Sep. 9, 2013 — Women with ectopic pregnancies could be spared surgery if they are treated with a lung cancer drug, a study suggests.Researchers treated ectopic pregnancies — where an embryo implants inside the Fallopian tube — by combining an existing treatment with a lung cancer therapy.They found that prescribing both drugs together was more effective at helping cure an ectopic pregnancy than the conventional drug alone.Lung cancer drugThe lung cancer drug — called gefitinib — helps by blocking a protein that is known to encourage cell growth, and which was found to be present in high levels at the site of ectopic pregnancies.Combining gefitinib with the conventional treatment, which is called methotrexate, could reduce the need to remove the Fallopian tube in a significant number of cases.This would help the patient’s level of fertility — say researchers led by Dr Andrew Horne at the University of Edinburgh and Dr Stephen Tong at the University in Melbourne.Ectopic pregnanciesEctopic pregnancy can be treated with drugs in the early stages of development, but surgery is needed when it is more developed.Researchers also found that the drug combination was able to shorten the time it took to successfully treat ectopic pregnancies in women who did not need surgery.Around 12,000 women undergo an ectopic pregnancy in the UK each year, and the condition is responsible for up to eight per cent of pregnancy-related deaths.The study, published in the journal Obstetrics and Gynaecology, involved a trial of 12 women with ectopic pregnancies. Researchers now plan to run a larger trial.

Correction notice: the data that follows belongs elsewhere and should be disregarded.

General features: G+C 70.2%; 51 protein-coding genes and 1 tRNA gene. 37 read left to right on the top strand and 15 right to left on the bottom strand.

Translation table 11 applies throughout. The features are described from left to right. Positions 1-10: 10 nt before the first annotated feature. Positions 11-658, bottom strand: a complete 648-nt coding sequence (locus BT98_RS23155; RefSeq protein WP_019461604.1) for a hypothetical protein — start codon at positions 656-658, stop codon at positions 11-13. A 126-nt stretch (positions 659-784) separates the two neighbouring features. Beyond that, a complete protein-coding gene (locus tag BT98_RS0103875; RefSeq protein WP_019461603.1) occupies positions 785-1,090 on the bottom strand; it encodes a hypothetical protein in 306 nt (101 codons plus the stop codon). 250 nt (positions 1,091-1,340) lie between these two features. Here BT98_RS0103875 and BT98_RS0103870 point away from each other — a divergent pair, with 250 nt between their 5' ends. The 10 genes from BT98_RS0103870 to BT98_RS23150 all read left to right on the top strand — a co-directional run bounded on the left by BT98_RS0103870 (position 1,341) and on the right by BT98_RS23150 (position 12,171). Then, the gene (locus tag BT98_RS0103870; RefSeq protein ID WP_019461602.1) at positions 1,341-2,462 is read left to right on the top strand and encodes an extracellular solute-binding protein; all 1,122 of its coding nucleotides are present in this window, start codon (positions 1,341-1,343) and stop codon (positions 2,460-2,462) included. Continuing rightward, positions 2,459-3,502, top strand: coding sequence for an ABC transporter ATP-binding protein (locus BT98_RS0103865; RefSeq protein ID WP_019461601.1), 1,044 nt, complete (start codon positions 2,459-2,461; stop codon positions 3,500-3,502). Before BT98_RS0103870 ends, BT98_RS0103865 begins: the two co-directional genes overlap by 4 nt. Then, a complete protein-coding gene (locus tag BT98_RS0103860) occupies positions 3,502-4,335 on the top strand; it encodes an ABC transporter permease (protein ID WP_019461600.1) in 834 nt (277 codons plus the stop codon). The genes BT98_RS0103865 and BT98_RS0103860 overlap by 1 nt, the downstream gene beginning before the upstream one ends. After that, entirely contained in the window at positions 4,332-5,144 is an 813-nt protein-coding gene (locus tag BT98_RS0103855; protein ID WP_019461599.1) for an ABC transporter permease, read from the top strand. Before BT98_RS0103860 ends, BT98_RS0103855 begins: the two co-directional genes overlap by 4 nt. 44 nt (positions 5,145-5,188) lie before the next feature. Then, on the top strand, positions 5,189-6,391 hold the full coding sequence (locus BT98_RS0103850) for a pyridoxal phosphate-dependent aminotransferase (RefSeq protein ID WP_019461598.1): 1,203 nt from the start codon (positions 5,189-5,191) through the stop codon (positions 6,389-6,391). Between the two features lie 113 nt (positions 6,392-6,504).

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Scientists fish for new epilepsy model and reel in potential drug